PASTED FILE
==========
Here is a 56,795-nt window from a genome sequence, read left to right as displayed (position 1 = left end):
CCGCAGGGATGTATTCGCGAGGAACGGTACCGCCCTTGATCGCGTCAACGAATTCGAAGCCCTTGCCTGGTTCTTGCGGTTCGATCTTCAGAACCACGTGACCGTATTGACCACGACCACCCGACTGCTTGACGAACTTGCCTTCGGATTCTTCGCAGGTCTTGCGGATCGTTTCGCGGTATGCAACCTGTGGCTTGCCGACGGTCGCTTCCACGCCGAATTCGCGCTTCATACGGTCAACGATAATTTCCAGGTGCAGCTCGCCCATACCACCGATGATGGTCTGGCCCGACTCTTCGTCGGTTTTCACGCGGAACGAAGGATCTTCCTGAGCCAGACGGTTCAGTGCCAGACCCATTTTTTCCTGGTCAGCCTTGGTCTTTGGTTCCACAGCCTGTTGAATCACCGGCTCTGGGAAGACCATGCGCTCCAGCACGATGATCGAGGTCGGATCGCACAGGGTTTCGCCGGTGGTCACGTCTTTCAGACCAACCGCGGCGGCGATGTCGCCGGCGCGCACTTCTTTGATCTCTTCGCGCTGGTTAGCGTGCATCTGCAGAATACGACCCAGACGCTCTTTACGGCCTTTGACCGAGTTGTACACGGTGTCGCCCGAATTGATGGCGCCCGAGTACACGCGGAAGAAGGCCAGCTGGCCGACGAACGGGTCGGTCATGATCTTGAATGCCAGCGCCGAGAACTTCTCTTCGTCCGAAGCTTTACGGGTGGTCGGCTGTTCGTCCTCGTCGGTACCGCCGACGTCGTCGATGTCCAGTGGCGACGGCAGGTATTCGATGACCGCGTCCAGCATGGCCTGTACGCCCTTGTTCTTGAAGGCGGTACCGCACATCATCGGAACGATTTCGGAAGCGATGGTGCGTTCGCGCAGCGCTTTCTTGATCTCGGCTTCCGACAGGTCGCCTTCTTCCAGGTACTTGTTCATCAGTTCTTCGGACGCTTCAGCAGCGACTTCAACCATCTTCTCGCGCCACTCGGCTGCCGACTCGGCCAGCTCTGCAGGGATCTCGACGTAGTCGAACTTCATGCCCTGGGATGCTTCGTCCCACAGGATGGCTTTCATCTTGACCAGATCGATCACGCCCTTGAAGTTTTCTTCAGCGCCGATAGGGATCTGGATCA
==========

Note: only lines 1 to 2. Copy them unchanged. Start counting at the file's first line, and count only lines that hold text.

Here is a 56,795-nt window from a genome sequence, read left to right as displayed (position 1 = left end):
CCGCAGGGATGTATTCGCGAGGAACGGTACCGCCCTTGATCGCGTCAACGAATTCGAAGCCCTTGCCTGGTTCTTGCGGTTCGATCTTCAGAACCACGTGACCGTATTGACCACGACCACCCGACTGCTTGACGAACTTGCCTTCGGATTCTTCGCAGGTCTTGCGGATCGTTTCGCGGTATGCAACCTGTGGCTTGCCGACGGTCGCTTCCACGCCGAATTCGCGCTTCATACGGTCAACGATAATTTCCAGGTGCAGCTCGCCCATACCACCGATGATGGTCTGGCCCGACTCTTCGTCGGTTTTCACGCGGAACGAAGGATCTTCCTGAGCCAGACGGTTCAGTGCCAGACCCATTTTTTCCTGGTCAGCCTTGGTCTTTGGTTCCACAGCCTGTTGAATCACCGGCTCTGGGAAGACCATGCGCTCCAGCACGATGATCGAGGTCGGATCGCACAGGGTTTCGCCGGTGGTCACGTCTTTCAGACCAACCGCGGCGGCGATGTCGCCGGCGCGCACTTCTTTGATCTCTTCGCGCTGGTTAGCGTGCATCTGCAGAATACGACCCAGACGCTCTTTACGGCCTTTGACCGAGTTGTACACGGTGTCGCCCGAATTGATGGCGCCCGAGTACACGCGGAAGAAGGCCAGCTGGCCGACGAACGGGTCGGTCATGATCTTGAATGCCAGCGCCGAGAACTTCTCTTCGTCCGAAGCTTTACGGGTGGTCGGCTGTTCGTCCTCGTCGGTACCGCCGACGTCGTCGATGTCCAGTGGCGACGGCAGGTATTCGATGACCGCGTCCAGCATGGCCTGTACGCCCTTGTTCTTGAAGGCGGTACCGCACATCATCGGAACGATTTCGGAAGCGATGGTGCGTTCGCGCAGCGCTTTCTTGATCTCGGCTTCCGACAGGTCGCCTTCTTCCAGGTACTTGTTCATCAGTTCTTCGGACGCTTCAGCAGCGACTTCAACCATCTTCTCGCGCCACTCGGCTGCCGACTCGGCCAGCTCTGCAGGGATCTCGACGTAGTCGAACTTCATGCCCTGGGATGCTTCGTCCCACAGGATGGCTTTCATCTTGACCAGATCGATCACGCCCTTGAAGTTTTCTTCAGCGCCGATAGGGATCTGGATCA